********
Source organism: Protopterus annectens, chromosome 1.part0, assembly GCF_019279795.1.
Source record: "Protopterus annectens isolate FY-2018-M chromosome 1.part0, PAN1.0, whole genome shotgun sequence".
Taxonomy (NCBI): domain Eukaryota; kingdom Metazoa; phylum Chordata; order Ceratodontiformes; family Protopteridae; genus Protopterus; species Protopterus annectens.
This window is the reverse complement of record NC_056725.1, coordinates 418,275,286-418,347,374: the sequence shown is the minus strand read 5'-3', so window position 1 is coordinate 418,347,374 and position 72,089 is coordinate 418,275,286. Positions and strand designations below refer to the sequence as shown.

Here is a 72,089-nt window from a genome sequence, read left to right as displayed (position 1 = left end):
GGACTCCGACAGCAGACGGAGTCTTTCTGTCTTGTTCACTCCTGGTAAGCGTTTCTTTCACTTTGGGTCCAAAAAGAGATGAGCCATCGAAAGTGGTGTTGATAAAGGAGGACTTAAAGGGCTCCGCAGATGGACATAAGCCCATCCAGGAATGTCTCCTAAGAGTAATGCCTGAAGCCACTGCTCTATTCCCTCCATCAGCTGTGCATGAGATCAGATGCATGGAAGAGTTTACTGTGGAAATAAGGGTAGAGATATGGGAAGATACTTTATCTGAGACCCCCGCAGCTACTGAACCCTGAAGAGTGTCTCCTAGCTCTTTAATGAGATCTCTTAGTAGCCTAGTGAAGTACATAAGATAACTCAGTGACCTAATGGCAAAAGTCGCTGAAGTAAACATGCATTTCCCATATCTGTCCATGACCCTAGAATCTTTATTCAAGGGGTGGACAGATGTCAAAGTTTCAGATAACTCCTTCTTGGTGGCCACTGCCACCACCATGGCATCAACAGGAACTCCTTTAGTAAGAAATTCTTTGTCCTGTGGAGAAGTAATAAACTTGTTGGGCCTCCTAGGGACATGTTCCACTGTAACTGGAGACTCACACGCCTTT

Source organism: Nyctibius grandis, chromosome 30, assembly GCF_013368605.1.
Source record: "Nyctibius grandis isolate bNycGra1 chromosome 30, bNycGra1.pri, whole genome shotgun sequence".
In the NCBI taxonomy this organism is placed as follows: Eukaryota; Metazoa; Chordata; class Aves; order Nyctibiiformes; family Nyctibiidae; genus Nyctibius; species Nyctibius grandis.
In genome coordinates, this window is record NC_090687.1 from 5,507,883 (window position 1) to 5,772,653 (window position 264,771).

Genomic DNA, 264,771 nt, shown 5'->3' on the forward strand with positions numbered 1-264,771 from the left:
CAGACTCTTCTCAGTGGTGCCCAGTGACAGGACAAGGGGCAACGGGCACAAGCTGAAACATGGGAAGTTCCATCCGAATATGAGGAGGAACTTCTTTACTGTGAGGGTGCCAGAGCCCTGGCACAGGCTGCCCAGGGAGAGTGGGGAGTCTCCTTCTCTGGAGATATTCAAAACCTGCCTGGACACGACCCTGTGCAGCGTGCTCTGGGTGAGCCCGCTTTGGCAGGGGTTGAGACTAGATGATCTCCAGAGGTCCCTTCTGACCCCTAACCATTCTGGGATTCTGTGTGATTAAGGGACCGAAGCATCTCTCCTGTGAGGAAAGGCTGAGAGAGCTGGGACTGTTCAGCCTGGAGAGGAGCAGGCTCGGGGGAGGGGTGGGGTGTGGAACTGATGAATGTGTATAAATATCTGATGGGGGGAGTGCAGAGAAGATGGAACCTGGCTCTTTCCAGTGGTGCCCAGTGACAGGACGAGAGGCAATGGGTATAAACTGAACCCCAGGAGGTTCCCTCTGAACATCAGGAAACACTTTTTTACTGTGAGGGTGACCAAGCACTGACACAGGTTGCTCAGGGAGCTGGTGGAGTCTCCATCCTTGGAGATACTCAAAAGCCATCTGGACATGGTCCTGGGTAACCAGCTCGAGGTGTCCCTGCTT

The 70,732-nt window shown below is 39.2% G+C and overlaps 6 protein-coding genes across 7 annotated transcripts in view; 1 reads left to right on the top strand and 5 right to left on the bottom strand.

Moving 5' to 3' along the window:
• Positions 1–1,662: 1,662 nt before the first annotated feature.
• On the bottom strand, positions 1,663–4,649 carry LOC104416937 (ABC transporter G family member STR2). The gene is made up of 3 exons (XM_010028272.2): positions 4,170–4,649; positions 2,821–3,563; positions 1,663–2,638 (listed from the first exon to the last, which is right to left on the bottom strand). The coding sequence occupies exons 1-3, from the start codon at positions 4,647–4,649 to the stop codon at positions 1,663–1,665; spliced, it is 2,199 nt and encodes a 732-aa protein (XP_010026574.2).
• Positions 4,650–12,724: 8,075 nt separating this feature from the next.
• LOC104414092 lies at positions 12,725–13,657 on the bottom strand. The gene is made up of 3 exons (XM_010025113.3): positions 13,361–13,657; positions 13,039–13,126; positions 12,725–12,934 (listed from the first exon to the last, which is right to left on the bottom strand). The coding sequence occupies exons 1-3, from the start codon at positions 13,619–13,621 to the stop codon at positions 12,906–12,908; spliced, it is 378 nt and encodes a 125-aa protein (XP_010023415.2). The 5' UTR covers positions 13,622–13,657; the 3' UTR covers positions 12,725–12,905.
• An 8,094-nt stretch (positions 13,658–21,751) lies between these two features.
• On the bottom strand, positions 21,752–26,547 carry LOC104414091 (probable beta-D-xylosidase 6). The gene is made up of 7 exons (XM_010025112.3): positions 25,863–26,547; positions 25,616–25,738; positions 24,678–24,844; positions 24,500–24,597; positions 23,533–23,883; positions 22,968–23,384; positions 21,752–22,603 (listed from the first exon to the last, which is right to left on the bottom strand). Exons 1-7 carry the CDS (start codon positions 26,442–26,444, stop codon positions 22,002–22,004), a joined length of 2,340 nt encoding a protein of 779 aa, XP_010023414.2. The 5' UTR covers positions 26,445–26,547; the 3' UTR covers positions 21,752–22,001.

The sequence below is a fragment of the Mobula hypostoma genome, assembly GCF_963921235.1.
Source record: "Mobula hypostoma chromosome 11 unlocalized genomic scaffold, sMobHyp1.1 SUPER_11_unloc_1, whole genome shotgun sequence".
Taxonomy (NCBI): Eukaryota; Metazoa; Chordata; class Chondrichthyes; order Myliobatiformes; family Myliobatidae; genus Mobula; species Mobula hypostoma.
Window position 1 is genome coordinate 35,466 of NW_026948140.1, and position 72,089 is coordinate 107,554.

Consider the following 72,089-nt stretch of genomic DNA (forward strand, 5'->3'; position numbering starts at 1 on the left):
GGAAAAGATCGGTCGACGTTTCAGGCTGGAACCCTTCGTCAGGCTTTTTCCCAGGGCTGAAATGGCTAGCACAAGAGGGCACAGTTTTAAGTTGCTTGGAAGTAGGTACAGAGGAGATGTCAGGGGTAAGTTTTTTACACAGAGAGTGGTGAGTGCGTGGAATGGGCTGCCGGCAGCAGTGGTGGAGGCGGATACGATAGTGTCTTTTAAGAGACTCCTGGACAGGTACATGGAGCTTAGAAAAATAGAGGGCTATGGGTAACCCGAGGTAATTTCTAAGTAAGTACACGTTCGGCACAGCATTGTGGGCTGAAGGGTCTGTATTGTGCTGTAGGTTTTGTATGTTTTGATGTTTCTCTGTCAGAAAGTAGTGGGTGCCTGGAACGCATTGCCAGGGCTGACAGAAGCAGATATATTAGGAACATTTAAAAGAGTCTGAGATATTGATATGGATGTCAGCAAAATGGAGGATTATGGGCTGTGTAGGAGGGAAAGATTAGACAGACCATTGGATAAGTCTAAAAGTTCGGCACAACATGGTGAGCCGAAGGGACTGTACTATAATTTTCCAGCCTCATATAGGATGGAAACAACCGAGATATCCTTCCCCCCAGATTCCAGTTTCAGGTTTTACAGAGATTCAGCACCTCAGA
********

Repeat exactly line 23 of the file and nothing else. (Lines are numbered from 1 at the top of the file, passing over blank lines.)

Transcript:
Taxonomy (NCBI): Eukaryota; Metazoa; Chordata; class Chondrichthyes; order Myliobatiformes; family Myliobatidae; genus Mobula; species Mobula hypostoma.